– [Chris] Yeah. A hundred percent. So, I’m curious in terms of the tactical, like how are you guys segmenting and activating that data to like deliver those, those customized messages like do you use CDP or like, how do you know that it’s a BI analyst and they’re there for to show them this instead of that.
– [Shelley] So, we have tools that we use, right? We have our own, you know, we have partners in our Mar Tech stack that we use to help. The reality is the great thing about DOMO is that we can use partners and then we can pull things into the DOMO platform and cut and slice things however we need to see them. So, we can look at personas and segments and go, okay, this is the type of things that based on you know, testing and learning, these are the things that we’re engaging with more for this audience versus this audience for this job title versus this job title. And it’s really leveraging that connection of the data. You could have a million tools.
– [Chris] Yeah.
– [Shelley] And they’re all valuable, you know, but having a place that you know, that you’re going to go to, and that is where you’re going to dig into everything, that’s what, that’s what helps us make our decisions on whether something is, this is the right thing for that audience versus this audience.
– [Chris] Yep. And you’re right. It absolutely is a ton more work, but probably it pays off. Do you, have you seen like in your own humanization efforts, big gains or any lift from it?
– [Shelley] Yeah. I mean, not going to talk about numbers, but yes, we, we definitely have seen, you know, incredible improvement and incredible growth in our efforts, in our tactics and what refining and optimizing what really works. And even down to areas, you know, you think of like Google search where you can’t really segment, but you can get, you can, you still can get deeper into it by actually looking at when we pull the data into our own systems, actually looking at the segments and how keywords resonate with them and, and adjusting like, you know, from that perspective. So, you know, data can be amazing if you have the right tool to actually see it all come together.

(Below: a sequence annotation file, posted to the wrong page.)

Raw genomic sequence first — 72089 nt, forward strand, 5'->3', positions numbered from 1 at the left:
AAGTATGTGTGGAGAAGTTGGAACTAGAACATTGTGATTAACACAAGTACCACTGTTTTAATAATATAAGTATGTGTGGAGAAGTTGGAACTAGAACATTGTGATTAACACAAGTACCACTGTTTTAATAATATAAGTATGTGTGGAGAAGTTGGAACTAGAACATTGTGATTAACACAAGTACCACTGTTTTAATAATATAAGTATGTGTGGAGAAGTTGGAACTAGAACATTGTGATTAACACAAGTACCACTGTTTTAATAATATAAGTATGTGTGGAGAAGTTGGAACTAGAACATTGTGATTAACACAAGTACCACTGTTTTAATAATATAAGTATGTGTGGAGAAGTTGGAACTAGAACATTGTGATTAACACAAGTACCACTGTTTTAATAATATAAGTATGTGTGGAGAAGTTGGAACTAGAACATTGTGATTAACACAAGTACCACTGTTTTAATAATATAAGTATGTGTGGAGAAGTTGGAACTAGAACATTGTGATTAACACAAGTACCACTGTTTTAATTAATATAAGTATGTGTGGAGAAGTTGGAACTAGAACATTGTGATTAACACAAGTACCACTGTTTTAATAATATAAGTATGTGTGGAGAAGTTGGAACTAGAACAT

– [Chris] Yeah. So is it, is the, is the essence of humanization as you view it; the customization of the content or is it more so making the content like empathetic?
– [Shelley] It’s, it’s a little bit of both, but it’s cause I mean, you want to customize the content to that user and their experience and you want the content to solve their problem. So, it’s a little bit of both, right? It’s understanding that every human is different and therefore, every person in every role is different and where they’ve been, you know, looking at the data, if they’ve been on the site and they’re looking at, you know, X, Y, and Z, great. Like we should be- the next piece of content that we should offer them as this piece. So, we’re doing it for them. We’re not going “Okay, Well, everyone who’s in this role is exactly like this person.” So there’s a mix of that. Right? It’s the content. And then how we’re helping solve something for them, that empathy.
– [Chris] Thank you very much, Sally. We’ll be in touch.
– [Shelley] Yeah. Have a good one. Bye.
– [Chris] Bye.